December 19, 2017 — iCAD Inc. announced the results of a landmark study that showed the benefits of adjunct intraoperative radiation therapy (IORT) compared to external beam radiation therapy (EBRT) in the treatment of early-stage breast cancer. The analysis demonstrated that IORT could result in direct cost savings for the U.S. healthcare system of more than $630 million over the lifetime of patients diagnosed annually with early-stage breast cancer, as well as significantly benefit patient health by minimizing radiation exposure and offering a better quality of life. The results of the study, which were originally published in the peer-reviewed Cost Effectiveness and Resource Allocation, determined IORT to be the preferred method of treatment.
This study is the first of its kind to evaluate the quality of life and direct costs of care related to treating early-stage breast cancer with IORT versus EBRT over the life of the patient. It was co-authored by Olga Ivanov, M.D., a surgeon at Florida Hospital in Orlando, Fla., and Rakesh Patel, M.D., a radiation oncologist at Good Samaritan Hospital in Los Gatos, Calif., both of whom use iCAD's Xoft Axxent Electronic Brachytherapy (eBx) System in their practices. The authors leveraged a Markov decision tree model using data obtained from peer-reviewed literature to compare the use of IORT versus six-week, whole breast radiation therapy in treating early-stage breast cancer. Among the key findings:
- Direct costs of care over the life of a patient were $53,179 for IORT and $63,828 for EBRT, which shows an annual cost savings of more than $10,500 per patient through the use of IORT;
- With more than 60,000 new cases of early-stage breast cancer diagnosed per year, annual cost savings associated with IORT could total more than $630 million;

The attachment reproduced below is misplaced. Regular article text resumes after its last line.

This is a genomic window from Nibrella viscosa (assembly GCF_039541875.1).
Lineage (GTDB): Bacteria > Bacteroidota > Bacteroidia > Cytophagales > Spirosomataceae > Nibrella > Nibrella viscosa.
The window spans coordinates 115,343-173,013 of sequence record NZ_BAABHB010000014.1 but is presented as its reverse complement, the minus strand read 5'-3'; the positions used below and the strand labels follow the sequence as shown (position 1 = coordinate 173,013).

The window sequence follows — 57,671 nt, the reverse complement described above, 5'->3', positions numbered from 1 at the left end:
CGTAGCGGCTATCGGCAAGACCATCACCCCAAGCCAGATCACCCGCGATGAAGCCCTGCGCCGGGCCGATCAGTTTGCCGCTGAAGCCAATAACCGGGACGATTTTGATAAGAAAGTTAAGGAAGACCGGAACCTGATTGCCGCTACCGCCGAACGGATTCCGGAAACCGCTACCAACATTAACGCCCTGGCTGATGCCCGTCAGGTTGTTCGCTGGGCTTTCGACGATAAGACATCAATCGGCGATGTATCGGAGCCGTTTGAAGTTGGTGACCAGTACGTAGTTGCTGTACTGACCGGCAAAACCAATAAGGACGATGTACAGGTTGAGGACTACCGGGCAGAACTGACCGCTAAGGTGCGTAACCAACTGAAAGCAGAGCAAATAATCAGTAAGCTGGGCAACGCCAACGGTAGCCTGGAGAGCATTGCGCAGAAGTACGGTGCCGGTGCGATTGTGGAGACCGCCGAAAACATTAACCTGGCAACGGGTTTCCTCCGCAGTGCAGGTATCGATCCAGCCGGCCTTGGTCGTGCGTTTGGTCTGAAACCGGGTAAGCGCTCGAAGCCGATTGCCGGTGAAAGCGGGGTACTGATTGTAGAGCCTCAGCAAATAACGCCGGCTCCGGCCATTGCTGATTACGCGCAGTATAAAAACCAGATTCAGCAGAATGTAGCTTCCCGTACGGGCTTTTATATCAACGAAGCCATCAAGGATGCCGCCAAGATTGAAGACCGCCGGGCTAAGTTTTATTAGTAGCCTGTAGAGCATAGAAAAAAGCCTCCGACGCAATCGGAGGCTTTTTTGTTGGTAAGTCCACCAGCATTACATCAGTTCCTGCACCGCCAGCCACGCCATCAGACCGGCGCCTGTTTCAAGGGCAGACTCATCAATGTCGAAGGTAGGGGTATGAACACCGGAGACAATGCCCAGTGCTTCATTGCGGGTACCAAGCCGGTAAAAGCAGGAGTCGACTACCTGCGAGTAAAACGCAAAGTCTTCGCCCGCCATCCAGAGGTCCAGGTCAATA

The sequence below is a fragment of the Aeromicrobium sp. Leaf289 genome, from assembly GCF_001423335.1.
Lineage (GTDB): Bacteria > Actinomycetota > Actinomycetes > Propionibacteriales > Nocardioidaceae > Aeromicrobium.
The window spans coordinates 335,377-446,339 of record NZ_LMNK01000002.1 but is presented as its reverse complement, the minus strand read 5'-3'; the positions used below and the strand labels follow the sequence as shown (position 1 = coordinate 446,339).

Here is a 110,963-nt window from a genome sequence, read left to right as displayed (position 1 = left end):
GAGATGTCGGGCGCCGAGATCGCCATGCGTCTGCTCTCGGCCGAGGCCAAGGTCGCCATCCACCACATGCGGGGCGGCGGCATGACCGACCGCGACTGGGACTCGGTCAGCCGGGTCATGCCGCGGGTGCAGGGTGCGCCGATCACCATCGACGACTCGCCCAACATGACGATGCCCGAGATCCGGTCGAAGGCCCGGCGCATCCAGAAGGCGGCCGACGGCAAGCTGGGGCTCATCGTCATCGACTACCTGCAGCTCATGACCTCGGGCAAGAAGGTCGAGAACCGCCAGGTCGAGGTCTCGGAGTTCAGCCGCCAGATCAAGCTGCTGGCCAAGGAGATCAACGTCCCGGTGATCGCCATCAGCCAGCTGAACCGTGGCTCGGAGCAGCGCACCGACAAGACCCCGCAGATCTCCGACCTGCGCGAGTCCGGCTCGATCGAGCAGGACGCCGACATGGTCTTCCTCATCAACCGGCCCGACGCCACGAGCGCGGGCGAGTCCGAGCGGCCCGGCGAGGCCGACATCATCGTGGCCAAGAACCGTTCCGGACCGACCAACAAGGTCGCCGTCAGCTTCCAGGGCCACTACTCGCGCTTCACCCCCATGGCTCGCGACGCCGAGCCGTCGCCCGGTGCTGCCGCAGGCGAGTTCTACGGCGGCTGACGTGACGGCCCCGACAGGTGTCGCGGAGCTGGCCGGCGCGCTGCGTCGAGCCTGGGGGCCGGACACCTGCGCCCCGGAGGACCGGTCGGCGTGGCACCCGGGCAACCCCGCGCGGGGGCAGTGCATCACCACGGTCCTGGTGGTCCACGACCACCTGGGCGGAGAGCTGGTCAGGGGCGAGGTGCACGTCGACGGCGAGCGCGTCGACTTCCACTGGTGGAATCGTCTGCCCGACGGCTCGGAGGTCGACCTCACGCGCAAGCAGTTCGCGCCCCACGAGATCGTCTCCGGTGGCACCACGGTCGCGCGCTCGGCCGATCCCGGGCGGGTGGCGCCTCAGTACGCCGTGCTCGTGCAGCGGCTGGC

- Quality of life was measured in QALYs, the sum of yearly quality of life assessments over the life of a patient. Study results indicated that QALYs for IORT were higher (17.86) than for EBRT (17.06), demonstrating an overall higher quality of life with IORT treatment; and
- The analysis also examined the future impact of radiation exposure over the patient’s life. EBRT exposes patients to four times more radiation than IORT, resulting in a significant risk of major coronary events and lung cancer. This increased radiation exposure translates into a more than 15 times relative risk of longer-term complications with EBRT compared to IORT.
IORT is used to deliver a full course of targeted radiation inside the body, directly within the tumor cavity, targeting cancer cells and reducing the risk of damage to nearby healthy tissue, including in the heart, lungs and ribs. In contrast, traditional EBRT requires delivering radiation to the whole breast, causing surrounding tissues and critical structures to be exposed to radiation. EBRT typically involves daily radiation treatments over the course of several weeks, while IORT treatment with the Xoft System can be completed in a single treatment lasting as little as eight minutes. To date, more than 3,000 patients worldwide have been treated with IORT using the Xoft System.
“IORT fosters critical collaboration between surgeons and radiation oncologists, which enables us to deliver the full course of treatment in just one day to select women diagnosed with early-stage breast cancer,” said Ivanov. “Patients experience a number of unique benefits, including shorter treatment times, fewer side effects, the ability to return to their normal daily lives within days and overall better health outcomes.”
“In the new value-based healthcare landscape, it is important for clinicians to evaluate therapy options that deliver optimal outcomes for their patients while ensuring that healthcare dollars are invested most efficiently,” said Patel. “The results of this study show that IORT allows a balance between these two critical factors for selected patients; it can potentially drive down the cost of breast cancer treatment while maintaining the patient’s overall outcome and quality of life.”
For more information: www.icadmed.com